Surges in knife and gun offences have helped fuel a rise in police-recorded crime.
Figures showed forces in England and Wales logged a total of 5.3 million crimes in the year to the end of September 2017 - up by 14% on the previous 12 months.
This was the largest increase since the introduction of national crime recording regime in 2002/3.
As well as firearms and knife offences, there were also rises in recorded counts of burglary, sexual crimes, car theft and robbery.
But the Office for National Statistics urged caution when interpreting the figures, noting that its preferred measure - the Crime Survey for England and Wales (CSEW)- showed a 10% fall.
Over the same 12-month period there were an estimated 10.6 million incidents of crime, according to the survey.
The ONS said police can only record crimes that are brought to their attention and for many types of offence the data cannot provide a reliable measure of levels or trends.
But while experts attribute much of the rise in the police data to changes in recording and improvements in victims' confidence in coming forward, there is also evidence that increases in some categories are "genuine".
ONS statistician Mark Bangs said: "These latest figures indicate that levels of crime have continued to fall compared with the previous year, but this picture varied across different types of crime and not all offence types showed falls.
"While overall levels of violent crime were not increasing, there is evidence of rises having occurred in some of the low incidence but more harmful categories such as knife and gun crime."
Police recorded 37,443 offences involving a knife or sharp instrument in the year ending September 2017 - a 21% increase compared with the previous year and the highest tally since comparable records started in the 12 months to March 2011.
The figures come at a time of mounting concern over knife violence, following a spate of fatal stabbings.
Gun-related crime also went up by a fifth year on year, to 6,694 recorded offences.
The ONS report said: "The occurrence of these offences tends to be disproportionately concentrated in London and other metropolitan areas.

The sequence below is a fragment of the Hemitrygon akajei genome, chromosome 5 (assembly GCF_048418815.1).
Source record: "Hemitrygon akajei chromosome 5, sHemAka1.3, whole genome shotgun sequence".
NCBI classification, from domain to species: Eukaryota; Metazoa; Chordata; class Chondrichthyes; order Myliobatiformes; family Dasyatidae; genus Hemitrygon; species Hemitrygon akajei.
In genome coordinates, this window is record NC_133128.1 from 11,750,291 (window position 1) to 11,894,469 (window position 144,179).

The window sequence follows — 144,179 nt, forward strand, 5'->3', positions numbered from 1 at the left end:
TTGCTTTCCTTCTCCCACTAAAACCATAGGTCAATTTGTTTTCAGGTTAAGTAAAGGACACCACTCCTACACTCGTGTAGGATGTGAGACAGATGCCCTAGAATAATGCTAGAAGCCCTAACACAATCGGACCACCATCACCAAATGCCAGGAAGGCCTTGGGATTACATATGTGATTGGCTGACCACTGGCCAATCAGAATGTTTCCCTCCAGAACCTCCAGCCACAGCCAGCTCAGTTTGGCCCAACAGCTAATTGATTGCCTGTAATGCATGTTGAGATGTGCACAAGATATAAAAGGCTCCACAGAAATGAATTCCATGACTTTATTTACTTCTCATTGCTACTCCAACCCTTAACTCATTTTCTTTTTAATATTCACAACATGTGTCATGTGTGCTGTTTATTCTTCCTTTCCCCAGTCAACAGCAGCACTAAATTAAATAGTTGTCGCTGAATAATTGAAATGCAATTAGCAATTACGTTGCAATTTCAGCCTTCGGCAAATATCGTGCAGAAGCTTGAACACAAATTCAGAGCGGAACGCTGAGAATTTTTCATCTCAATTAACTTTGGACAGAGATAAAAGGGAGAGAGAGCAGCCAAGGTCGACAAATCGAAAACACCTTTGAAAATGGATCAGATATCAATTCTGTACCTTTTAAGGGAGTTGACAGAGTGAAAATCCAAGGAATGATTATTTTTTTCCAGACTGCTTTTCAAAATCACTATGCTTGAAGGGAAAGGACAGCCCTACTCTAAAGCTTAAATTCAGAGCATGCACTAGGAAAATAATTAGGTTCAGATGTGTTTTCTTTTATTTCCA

"While it is possible that improved recording and more proactive policing has contributed to this rise, it is our judgment that there have also been genuine increases."
Forces logged a total of almost 1.3 million "violence against the person offences" from October 2016 to September 2017, a year-on-year rise of 20%.
This is a broad category including murder, assault, harassment and stalking.
Statisticians said the findings in this bracket as recorded by police were in contrast to a recent flat trend shown by the survey.
A raft of official data released on Thursday also showed:
- Police recorded year-on-year rises of in sexual offences (23%), robbery (29%) , vehicle-related theft (18%) and burglary (8%).
- One of the largest contributions to the decline in estimated crime from the CSEW was in fraud and computer misuse offences, where the first year-on-year comparisons showed a drop of 15%.
- The large majority of adults (8 in 10) had not been a victim of any of the crimes asked about in the survey in the previous 12 months.
- As of the end of September, there were 121,929 police officers across the 43 territorial forces in England and Wales - the lowest number since records started in 1996
Labour accused the Tories of "failing in a basic duty to protect the public".
Shadow home secretary Diane Abbott said: "These figures are truly shocking and should put an end to Government complacency on crime."
Alex Mayes, of charity Victim Support, said: "Knife crime wrecks lives and shatters communities, and these figures are alarming."
Policing Minister Nick Hurd said the ONS "is clear that overall traditional crime is continuing to fall, and is now down by almost 40% since 2010".
But he acknowledged that "some of the increase in police-recorded violent offences is genuine".
Mr Hurd said the Government is taking "urgent action", pointing to tough new laws to crack down on acid attacks and knife crime and a new strategy to tackle serious violence.